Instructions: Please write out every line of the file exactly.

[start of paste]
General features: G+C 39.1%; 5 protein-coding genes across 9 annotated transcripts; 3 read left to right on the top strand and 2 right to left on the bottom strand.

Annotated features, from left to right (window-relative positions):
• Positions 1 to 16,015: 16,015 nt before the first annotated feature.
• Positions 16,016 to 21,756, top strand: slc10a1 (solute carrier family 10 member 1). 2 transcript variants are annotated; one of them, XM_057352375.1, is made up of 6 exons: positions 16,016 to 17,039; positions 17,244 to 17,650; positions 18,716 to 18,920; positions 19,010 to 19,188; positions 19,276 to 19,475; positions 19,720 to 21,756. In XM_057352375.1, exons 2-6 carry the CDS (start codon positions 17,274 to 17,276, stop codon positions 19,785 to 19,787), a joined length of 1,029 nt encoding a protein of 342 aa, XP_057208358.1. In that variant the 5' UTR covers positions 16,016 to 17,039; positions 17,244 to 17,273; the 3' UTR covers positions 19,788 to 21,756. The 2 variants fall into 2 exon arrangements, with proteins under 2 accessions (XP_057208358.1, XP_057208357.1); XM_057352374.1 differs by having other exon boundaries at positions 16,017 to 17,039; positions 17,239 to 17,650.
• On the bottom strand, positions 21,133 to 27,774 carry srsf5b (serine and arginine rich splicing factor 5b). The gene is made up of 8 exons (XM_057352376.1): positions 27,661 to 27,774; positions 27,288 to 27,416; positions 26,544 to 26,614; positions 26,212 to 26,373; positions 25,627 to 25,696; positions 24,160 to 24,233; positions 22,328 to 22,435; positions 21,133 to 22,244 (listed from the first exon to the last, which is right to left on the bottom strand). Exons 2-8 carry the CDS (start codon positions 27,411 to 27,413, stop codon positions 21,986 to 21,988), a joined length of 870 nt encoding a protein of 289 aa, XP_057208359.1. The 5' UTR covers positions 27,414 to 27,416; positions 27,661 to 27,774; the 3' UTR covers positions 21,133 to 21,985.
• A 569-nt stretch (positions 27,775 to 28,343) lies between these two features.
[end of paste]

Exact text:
General features: G+C 39.1%; 5 protein-coding genes across 9 annotated transcripts; 3 read left to right on the top strand and 2 right to left on the bottom strand.

Annotated features, from left to right (window-relative positions):
• Positions 1 to 16,015: 16,015 nt before the first annotated feature.
• Positions 16,016 to 21,756, top strand: slc10a1 (solute carrier family 10 member 1). 2 transcript variants are annotated; one of them, XM_057352375.1, is made up of 6 exons: positions 16,016 to 17,039; positions 17,244 to 17,650; positions 18,716 to 18,920; positions 19,010 to 19,188; positions 19,276 to 19,475; positions 19,720 to 21,756. In XM_057352375.1, exons 2-6 carry the CDS (start codon positions 17,274 to 17,276, stop codon positions 19,785 to 19,787), a joined length of 1,029 nt encoding a protein of 342 aa, XP_057208358.1. In that variant the 5' UTR covers positions 16,016 to 17,039; positions 17,244 to 17,273; the 3' UTR covers positions 19,788 to 21,756. The 2 variants fall into 2 exon arrangements, with proteins under 2 accessions (XP_057208358.1, XP_057208357.1); XM_057352374.1 differs by having other exon boundaries at positions 16,017 to 17,039; positions 17,239 to 17,650.
• On the bottom strand, positions 21,133 to 27,774 carry srsf5b (serine and arginine rich splicing factor 5b). The gene is made up of 8 exons (XM_057352376.1): positions 27,661 to 27,774; positions 27,288 to 27,416; positions 26,544 to 26,614; positions 26,212 to 26,373; positions 25,627 to 25,696; positions 24,160 to 24,233; positions 22,328 to 22,435; positions 21,133 to 22,244 (listed from the first exon to the last, which is right to left on the bottom strand). Exons 2-8 carry the CDS (start codon positions 27,411 to 27,413, stop codon positions 21,986 to 21,988), a joined length of 870 nt encoding a protein of 289 aa, XP_057208359.1. The 5' UTR covers positions 27,414 to 27,416; positions 27,661 to 27,774; the 3' UTR covers positions 21,133 to 21,985.
• A 569-nt stretch (positions 27,775 to 28,343) lies between these two features.